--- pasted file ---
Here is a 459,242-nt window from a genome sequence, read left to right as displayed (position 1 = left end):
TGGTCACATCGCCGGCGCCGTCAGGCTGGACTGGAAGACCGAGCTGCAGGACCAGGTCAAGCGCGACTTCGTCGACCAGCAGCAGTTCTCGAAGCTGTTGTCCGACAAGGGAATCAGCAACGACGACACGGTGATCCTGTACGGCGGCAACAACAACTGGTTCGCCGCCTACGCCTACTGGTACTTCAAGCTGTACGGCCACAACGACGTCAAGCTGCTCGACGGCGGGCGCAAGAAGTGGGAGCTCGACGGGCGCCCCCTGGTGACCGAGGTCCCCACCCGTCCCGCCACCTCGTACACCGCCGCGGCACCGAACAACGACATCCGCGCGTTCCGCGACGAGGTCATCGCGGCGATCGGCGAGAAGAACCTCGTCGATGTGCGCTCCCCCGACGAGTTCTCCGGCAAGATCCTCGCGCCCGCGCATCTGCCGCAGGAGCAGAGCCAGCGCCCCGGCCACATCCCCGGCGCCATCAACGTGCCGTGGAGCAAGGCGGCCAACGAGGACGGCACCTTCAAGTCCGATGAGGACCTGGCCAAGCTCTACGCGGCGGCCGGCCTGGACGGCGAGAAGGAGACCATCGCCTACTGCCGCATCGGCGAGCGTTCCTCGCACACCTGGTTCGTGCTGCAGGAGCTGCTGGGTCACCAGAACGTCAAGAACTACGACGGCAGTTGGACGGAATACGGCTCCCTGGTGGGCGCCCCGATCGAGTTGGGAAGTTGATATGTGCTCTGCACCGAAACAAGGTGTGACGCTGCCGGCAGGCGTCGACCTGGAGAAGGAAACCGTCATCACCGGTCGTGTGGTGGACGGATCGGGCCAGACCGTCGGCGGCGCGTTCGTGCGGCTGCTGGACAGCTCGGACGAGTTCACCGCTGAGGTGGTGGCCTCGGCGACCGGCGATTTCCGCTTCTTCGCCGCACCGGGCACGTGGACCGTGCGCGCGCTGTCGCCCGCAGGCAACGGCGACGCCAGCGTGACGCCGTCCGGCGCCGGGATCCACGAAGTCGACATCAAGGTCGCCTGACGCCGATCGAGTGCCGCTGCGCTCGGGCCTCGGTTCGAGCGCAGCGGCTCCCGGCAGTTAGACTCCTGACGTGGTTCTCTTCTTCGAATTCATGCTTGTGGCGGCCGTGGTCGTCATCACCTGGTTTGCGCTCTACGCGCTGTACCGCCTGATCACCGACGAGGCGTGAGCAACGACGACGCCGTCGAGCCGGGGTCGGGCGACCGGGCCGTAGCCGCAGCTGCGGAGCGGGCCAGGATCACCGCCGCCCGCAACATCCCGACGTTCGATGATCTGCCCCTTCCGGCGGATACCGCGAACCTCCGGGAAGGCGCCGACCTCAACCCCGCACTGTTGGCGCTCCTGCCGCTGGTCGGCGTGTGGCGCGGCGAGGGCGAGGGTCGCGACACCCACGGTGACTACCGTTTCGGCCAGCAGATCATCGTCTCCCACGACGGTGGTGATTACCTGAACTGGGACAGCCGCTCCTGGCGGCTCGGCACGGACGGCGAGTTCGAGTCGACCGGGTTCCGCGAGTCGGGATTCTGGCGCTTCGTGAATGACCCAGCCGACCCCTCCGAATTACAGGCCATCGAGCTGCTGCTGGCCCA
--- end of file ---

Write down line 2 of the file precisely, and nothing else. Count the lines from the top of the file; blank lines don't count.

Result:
TGGTCACATCGCCGGCGCCGTCAGGCTGGACTGGAAGACCGAGCTGCAGGACCAGGTCAAGCGCGACTTCGTCGACCAGCAGCAGTTCTCGAAGCTGTTGTCCGACAAGGGAATCAGCAACGACGACACGGTGATCCTGTACGGCGGCAACAACAACTGGTTCGCCGCCTACGCCTACTGGTACTTCAAGCTGTACGGCCACAACGACGTCAAGCTGCTCGACGGCGGGCGCAAGAAGTGGGAGCTCGACGGGCGCCCCCTGGTGACCGAGGTCCCCACCCGTCCCGCCACCTCGTACACCGCCGCGGCACCGAACAACGACATCCGCGCGTTCCGCGACGAGGTCATCGCGGCGATCGGCGAGAAGAACCTCGTCGATGTGCGCTCCCCCGACGAGTTCTCCGGCAAGATCCTCGCGCCCGCGCATCTGCCGCAGGAGCAGAGCCAGCGCCCCGGCCACATCCCCGGCGCCATCAACGTGCCGTGGAGCAAGGCGGCCAACGAGGACGGCACCTTCAAGTCCGATGAGGACCTGGCCAAGCTCTACGCGGCGGCCGGCCTGGACGGCGAGAAGGAGACCATCGCCTACTGCCGCATCGGCGAGCGTTCCTCGCACACCTGGTTCGTGCTGCAGGAGCTGCTGGGTCACCAGAACGTCAAGAACTACGACGGCAGTTGGACGGAATACGGCTCCCTGGTGGGCGCCCCGATCGAGTTGGGAAGTTGATATGTGCTCTGCACCGAAACAAGGTGTGACGCTGCCGGCAGGCGTCGACCTGGAGAAGGAAACCGTCATCACCGGTCGTGTGGTGGACGGATCGGGCCAGACCGTCGGCGGCGCGTTCGTGCGGCTGCTGGACAGCTCGGACGAGTTCACCGCTGAGGTGGTGGCCTCGGCGACCGGCGATTTCCGCTTCTTCGCCGCACCGGGCACGTGGACCGTGCGCGCGCTGTCGCCCGCAGGCAACGGCGACGCCAGCGTGACGCCGTCCGGCGCCGGGATCCACGAAGTCGACATCAAGGTCGCCTGACGCCGATCGAGTGCCGCTGCGCTCGGGCCTCGGTTCGAGCGCAGCGGCTCCCGGCAGTTAGACTCCTGACGTGGTTCTCTTCTTCGAATTCATGCTTGTGGCGGCCGTGGTCGTCATCACCTGGTTTGCGCTCTACGCGCTGTACCGCCTGATCACCGACGAGGCGTGAGCAACGACGACGCCGTCGAGCCGGGGTCGGGCGACCGGGCCGTAGCCGCAGCTGCGGAGCGGGCCAGGATCACCGCCGCCCGCAACATCCCGACGTTCGATGATCTGCCCCTTCCGGCGGATACCGCGAACCTCCGGGAAGGCGCCGACCTCAACCCCGCACTGTTGGCGCTCCTGCCGCTGGTCGGCGTGTGGCGCGGCGAGGGCGAGGGTCGCGACACCCACGGTGACTACCGTTTCGGCCAGCAGATCATCGTCTCCCACGACGGTGGTGATTACCTGAACTGGGACAGCCGCTCCTGGCGGCTCGGCACGGACGGCGAGTTCGAGTCGACCGGGTTCCGCGAGTCGGGATTCTGGCGCTTCGTGAATGACCCAGCCGACCCCTCCGAATTACAGGCCATCGAGCTGCTGCTGGCCCA